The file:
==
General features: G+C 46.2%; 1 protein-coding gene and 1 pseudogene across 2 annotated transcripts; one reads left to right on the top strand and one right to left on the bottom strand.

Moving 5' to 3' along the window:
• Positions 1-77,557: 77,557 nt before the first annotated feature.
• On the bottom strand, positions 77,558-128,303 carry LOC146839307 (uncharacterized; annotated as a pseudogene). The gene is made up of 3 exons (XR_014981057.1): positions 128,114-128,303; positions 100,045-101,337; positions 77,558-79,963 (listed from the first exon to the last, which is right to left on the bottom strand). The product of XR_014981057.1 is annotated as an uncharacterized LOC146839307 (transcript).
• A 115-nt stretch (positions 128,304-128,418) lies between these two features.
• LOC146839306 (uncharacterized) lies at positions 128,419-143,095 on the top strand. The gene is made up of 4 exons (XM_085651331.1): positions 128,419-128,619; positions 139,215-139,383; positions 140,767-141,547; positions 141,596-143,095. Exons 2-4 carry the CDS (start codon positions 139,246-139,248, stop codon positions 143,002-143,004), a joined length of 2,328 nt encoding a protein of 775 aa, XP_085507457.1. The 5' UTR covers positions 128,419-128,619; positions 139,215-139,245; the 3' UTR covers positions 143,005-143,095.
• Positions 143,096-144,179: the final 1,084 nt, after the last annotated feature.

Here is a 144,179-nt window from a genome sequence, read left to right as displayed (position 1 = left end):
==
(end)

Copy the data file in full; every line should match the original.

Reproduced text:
General features: G+C 46.2%; 1 protein-coding gene and 1 pseudogene across 2 annotated transcripts; one reads left to right on the top strand and one right to left on the bottom strand.

Moving 5' to 3' along the window:
• Positions 1-77,557: 77,557 nt before the first annotated feature.
• On the bottom strand, positions 77,558-128,303 carry LOC146839307 (uncharacterized; annotated as a pseudogene). The gene is made up of 3 exons (XR_014981057.1): positions 128,114-128,303; positions 100,045-101,337; positions 77,558-79,963 (listed from the first exon to the last, which is right to left on the bottom strand). The product of XR_014981057.1 is annotated as an uncharacterized LOC146839307 (transcript).
• A 115-nt stretch (positions 128,304-128,418) lies between these two features.
• LOC146839306 (uncharacterized) lies at positions 128,419-143,095 on the top strand. The gene is made up of 4 exons (XM_085651331.1): positions 128,419-128,619; positions 139,215-139,383; positions 140,767-141,547; positions 141,596-143,095. Exons 2-4 carry the CDS (start codon positions 139,246-139,248, stop codon positions 143,002-143,004), a joined length of 2,328 nt encoding a protein of 775 aa, XP_085507457.1. The 5' UTR covers positions 128,419-128,619; positions 139,215-139,245; the 3' UTR covers positions 143,005-143,095.
• Positions 143,096-144,179: the final 1,084 nt, after the last annotated feature.

Here is a 144,179-nt window from a genome sequence, read left to right as displayed (position 1 = left end):